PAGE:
Kaneland board OKs waiver for administrator raises

Published: Wednesday, Feb. 26, 2014 5:30 a.m. CDT

SUGAR GROVE – Kaneland School Board members voted Monday night to approve a necessary waiver for administrator raises OK’d in the spring of 2013, but it was not without a pause – actually, two pauses.

The board approved the waiver, 6-1. Board member Tony Valente voted against it. Valente also voted no on a raise for Superintendent Jeff Schuler in February 2013 – a move that boosted Schuler’s base salary to $175,000, up from $158,525.

Valente said he was “embarrassed” about the situation.

“It’s irresponsible,” he said. “We’ve got to do better with our spending.”

The other board members voted for the move, but two of them – Peter Lopatin and Pedro Rivas – each paused for a significant length of time before voting yes.

“I have the same hesitation,” said Rivas, whose vote followed Lopatin’s. Rivas and Lopatin were not on the school board at the time of the original vote.

The discussion was part of a public hearing, but no members of the public chose to speak on the topic.

According to district documents, the district’s auditor noted that administrative expenditures for fiscal 2013 were $650,192. Documents put that figure at $696,129 for fiscal 2014. The limit is a 5 percent increase, which the document said would have been $682,701. That put the district $13,428 over the limit, the documents stated. According to the document, “much of the remainder was the result of the salary adjustment given to the superintendent by the board that was discussed publicly at the time.”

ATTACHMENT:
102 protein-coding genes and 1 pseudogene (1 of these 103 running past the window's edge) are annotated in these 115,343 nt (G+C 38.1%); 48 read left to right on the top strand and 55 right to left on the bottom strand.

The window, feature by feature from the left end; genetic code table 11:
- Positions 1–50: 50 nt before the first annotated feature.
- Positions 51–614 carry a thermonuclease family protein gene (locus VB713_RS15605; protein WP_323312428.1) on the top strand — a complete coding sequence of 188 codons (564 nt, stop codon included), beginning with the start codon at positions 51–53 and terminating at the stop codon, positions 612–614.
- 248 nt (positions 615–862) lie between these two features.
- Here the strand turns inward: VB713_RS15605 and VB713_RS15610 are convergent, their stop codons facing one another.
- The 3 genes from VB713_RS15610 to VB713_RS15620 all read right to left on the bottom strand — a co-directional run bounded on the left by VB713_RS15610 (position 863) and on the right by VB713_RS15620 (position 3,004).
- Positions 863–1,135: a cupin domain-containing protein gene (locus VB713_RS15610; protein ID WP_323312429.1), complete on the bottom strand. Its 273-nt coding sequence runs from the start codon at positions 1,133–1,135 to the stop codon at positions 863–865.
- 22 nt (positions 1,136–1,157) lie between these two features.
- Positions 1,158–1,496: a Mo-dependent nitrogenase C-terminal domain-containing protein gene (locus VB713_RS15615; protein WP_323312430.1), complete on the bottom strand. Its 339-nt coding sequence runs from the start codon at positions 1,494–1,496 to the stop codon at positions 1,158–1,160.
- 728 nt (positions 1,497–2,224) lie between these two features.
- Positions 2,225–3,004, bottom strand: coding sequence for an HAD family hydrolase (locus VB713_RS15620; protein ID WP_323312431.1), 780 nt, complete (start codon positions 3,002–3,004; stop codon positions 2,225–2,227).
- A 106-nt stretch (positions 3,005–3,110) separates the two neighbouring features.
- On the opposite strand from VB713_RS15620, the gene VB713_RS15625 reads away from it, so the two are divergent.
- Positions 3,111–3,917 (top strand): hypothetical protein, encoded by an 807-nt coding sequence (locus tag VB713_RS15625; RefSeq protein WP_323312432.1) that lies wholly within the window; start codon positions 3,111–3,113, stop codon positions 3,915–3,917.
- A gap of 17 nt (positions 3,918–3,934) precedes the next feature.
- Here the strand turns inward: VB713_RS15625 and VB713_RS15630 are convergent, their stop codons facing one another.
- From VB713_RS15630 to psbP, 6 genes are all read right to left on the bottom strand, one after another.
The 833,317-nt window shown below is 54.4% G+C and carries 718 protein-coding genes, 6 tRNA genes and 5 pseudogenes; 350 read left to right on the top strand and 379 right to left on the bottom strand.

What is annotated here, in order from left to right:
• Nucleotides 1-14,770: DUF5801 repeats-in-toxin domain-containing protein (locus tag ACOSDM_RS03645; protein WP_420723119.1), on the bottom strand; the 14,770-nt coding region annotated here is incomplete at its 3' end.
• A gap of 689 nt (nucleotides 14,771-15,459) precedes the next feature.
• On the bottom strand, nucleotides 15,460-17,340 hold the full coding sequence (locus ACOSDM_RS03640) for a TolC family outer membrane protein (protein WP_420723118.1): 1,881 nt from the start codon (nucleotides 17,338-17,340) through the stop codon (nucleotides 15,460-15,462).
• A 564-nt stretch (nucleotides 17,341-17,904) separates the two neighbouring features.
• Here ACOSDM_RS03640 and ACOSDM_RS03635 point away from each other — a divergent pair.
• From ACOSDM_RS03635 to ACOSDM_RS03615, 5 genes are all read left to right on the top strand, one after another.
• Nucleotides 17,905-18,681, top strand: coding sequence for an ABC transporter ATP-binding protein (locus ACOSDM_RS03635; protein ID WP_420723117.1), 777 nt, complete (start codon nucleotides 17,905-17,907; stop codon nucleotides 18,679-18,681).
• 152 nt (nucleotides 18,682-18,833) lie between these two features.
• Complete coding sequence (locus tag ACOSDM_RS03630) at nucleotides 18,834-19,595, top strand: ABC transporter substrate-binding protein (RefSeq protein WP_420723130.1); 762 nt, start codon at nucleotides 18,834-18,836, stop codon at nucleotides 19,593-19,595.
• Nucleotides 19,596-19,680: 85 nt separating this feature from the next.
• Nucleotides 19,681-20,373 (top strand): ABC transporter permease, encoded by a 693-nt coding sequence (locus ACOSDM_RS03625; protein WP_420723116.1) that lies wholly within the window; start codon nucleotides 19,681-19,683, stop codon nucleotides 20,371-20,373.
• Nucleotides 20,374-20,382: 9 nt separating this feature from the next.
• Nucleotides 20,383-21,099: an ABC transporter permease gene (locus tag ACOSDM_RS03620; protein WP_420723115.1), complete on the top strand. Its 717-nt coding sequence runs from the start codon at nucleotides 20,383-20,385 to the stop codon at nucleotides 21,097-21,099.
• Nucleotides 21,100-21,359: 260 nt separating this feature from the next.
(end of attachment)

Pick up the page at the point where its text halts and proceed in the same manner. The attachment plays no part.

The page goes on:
Because of that, officials said, the waiver was needed.

Board President Cheryl Krauspe said the raise for Schuler came after a year of a salary reduction and two years of a freeze. But Valente, referencing the Kaneland staff’s salary freeze that has been in effect since the 2010-11 school year, was critical of the move. District officials are in negotiations with the teacher’s union on a new contract.

“What are we going to do when teachers come and say we want that kind of increase, too?” Valente asked.

Lopatin asked whether the district previously had requested such a waiver. Julie-Ann Fuchs, the district’s assistant superintendent for business, said the district hadn’t needed to, except that there was a time in which end-of-career salary increases caused the district to go over the limit.

Rivas asked whether there was any way officials could have seen it coming. Fuchs said it “wasn’t anything we saw coming,” but Valente said it should have been anticipated. He said he has a problem with the district always spending “to the limit.”

“I saw it coming,” Valente said.

Rivas asked what would happen if the board didn’t approve the waiver. Fuchs said the district could be penalized by the state school board. Board member Veronica Bruhl said there didn’t appear to be a good alternative.

“It sounds like the only thing we can do is have the waiver submission,” she said.

There was some friction among board members. When board member Teresa Witt made the motion to approve the waiver, Valente said that it should be marked in the minutes that Witt made the motion. After the motion was approved, Witt addressed Valente’s remark.

“Can I ask that board members not make disrespectful comments about other members?” Witt asked, saying that such comments often devolve into lengthy, off-topic conversations.

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